As a current Master of Architecture student, I can confirm that for basic autocad, revit, sketchup, rhino3d, or even 3ds max you should be just fine with the 9400, and you'll be glad to have the external, as the 13 is pretty small to work on (I have a 17 and want more space:D)
    The macine should be fine enough to work with for most all you will be doing. You will want to look into whether your future school will have a renderfarm though, as rendering always asks for more power than you have;).

    The only times the 9400 will feel extermely slow is if you load it up with a rendered viewport on maya, that can be taxing (using hardware render anyway)
     
  9. MacKiddyWiddy macrumors 6502

    Joined:
    Aug 18, 2009
    #9
    your spec is beyond what is needed... think of the guys on the course who are using windows... that is when you can freak out lol.... obviously it wont be as fast as say a Mac Pro, but it won't be sluggish or laggy, I myself did a bit of CAD on my sisters macbook last summer, and i didn't find many problems
     
  10. FieryFurnace macrumors 6502

    FieryFurnace

    Joined:
    Sep 19, 2008
    Location:
    Berlin, Germany
    #10
    What do you mean with freak out because using windows? :confused:
    If you are serious with 3D modeling you will use Windows - Win is the way to go.

    I only use Win for modeling 3ds/Maya/SolidWorks/(Autocad).

    To answer the original question:
    Keep your MB for CS4. Work on your modeling in school (use a render farm like mentioned before), or if you really want to work at home, get a desktop PC.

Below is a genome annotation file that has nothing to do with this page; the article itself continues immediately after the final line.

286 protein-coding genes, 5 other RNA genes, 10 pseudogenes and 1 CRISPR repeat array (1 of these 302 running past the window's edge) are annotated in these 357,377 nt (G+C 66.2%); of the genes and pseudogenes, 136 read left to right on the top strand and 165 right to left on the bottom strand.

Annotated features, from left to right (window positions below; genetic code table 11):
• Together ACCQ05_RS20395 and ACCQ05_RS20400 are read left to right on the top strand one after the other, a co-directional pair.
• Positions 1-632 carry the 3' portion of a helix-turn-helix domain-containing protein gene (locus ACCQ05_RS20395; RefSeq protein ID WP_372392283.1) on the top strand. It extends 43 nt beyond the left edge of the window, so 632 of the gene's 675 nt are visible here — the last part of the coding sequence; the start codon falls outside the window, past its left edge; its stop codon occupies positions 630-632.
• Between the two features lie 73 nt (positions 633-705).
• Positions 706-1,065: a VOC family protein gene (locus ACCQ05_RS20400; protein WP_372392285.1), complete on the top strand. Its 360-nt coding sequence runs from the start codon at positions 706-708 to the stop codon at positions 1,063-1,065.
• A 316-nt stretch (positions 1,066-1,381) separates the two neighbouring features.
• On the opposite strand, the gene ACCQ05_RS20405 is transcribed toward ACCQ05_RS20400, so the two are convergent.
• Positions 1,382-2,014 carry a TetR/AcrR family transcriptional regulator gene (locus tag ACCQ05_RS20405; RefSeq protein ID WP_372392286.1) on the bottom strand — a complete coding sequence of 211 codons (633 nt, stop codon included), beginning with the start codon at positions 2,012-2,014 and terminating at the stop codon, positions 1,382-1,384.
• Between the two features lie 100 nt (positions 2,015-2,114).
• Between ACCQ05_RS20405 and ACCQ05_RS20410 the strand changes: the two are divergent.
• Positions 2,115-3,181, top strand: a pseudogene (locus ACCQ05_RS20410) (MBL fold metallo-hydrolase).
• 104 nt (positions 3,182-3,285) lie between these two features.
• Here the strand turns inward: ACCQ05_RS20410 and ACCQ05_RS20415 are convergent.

11. Scarlet Fever macrumors 68040

    Scarlet Fever

    Joined:
    Jul 22, 2005
    Location:
    Bookshop!
    #11
    I'm doing an Engineering course at the moment, and the computers we use have nothing on the speed of your macbook. It seems CAD programs only actually require a GPU when textures are being used, which at a beginners level is very rarely.
     
  12. weg macrumors 6502a

    weg

    Joined:
    Mar 29, 2004
    Location:
    nj
    #12
    You can keep your Macbook, but it needs to be transmogriforked. I can do that via email for you, for only $150.

    (Seriously, don't believe everything people tell you. The graphics card isn't even mentioned in the system requirements of AutoCAD, so I'm pretty sure you're on the safe side. In the worst case, you'll have to upgrade your RAM).
     
  13. slu macrumors 68000

    slu

    Joined:
    Sep 15, 2004
    Location:
    Buffalo
    #13
    I love this comment. A sensible comment with actual rational reasons rather than the usual blather you get on this forum stating you can't even really look at a computer with the 9400M in it.

    I like the cut of your jib.

    OP, I agree with this comment 100%. You will be fine.
     
  14. Winni macrumors 68030

    Winni

    Joined:
    Oct 15, 2008
    Location:
    Germany.
    #14
    This sounds more like game over for OS X than for your MacBook - most of the software that you are going to need will be pure Windows stuff.

    Anyway. Your MacBook's graphics will be okay for a while. But when this CAD stuff is getting more serious, you might want to look into a workstation class computer with a --professional-- OpenGL accelerator card. Once again, a basic Mac Pro with an nVidia or ATI gaming card in it probably won't cut it.

    But for the time being, I wouldn't worry about it. Relax and see how far your current machine will take you.